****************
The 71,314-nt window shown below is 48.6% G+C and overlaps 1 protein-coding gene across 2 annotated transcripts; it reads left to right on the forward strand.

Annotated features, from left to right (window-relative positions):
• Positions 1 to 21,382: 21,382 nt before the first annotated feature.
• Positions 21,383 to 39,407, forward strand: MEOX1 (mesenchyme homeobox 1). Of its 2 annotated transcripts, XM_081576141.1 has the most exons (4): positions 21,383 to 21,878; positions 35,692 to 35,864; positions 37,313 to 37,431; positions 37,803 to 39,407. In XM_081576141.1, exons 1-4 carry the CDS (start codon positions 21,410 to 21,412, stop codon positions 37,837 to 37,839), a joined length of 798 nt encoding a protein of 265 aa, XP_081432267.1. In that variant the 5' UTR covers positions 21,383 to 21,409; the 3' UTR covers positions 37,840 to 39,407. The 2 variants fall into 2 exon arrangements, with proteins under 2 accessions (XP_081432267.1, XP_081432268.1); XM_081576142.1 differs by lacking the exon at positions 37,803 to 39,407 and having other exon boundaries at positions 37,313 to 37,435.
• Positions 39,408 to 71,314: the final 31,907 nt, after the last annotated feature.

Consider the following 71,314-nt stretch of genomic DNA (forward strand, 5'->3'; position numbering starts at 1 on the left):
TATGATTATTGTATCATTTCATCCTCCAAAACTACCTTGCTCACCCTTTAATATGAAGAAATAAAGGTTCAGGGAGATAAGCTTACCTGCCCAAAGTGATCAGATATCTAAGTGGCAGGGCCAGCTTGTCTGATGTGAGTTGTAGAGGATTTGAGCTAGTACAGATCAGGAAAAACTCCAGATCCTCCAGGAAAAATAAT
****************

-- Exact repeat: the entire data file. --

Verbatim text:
The 71,314-nt window shown below is 48.6% G+C and overlaps 1 protein-coding gene across 2 annotated transcripts; it reads left to right on the forward strand.

Annotated features, from left to right (window-relative positions):
• Positions 1 to 21,382: 21,382 nt before the first annotated feature.
• Positions 21,383 to 39,407, forward strand: MEOX1 (mesenchyme homeobox 1). Of its 2 annotated transcripts, XM_081576141.1 has the most exons (4): positions 21,383 to 21,878; positions 35,692 to 35,864; positions 37,313 to 37,431; positions 37,803 to 39,407. In XM_081576141.1, exons 1-4 carry the CDS (start codon positions 21,410 to 21,412, stop codon positions 37,837 to 37,839), a joined length of 798 nt encoding a protein of 265 aa, XP_081432267.1. In that variant the 5' UTR covers positions 21,383 to 21,409; the 3' UTR covers positions 37,840 to 39,407. The 2 variants fall into 2 exon arrangements, with proteins under 2 accessions (XP_081432267.1, XP_081432268.1); XM_081576142.1 differs by lacking the exon at positions 37,803 to 39,407 and having other exon boundaries at positions 37,313 to 37,435.
• Positions 39,408 to 71,314: the final 31,907 nt, after the last annotated feature.

Consider the following 71,314-nt stretch of genomic DNA (forward strand, 5'->3'; position numbering starts at 1 on the left):
TATGATTATTGTATCATTTCATCCTCCAAAACTACCTTGCTCACCCTTTAATATGAAGAAATAAAGGTTCAGGGAGATAAGCTTACCTGCCCAAAGTGATCAGATATCTAAGTGGCAGGGCCAGCTTGTCTGATGTGAGTTGTAGAGGATTTGAGCTAGTACAGATCAGGAAAAACTCCAGATCCTCCAGGAAAAATAAT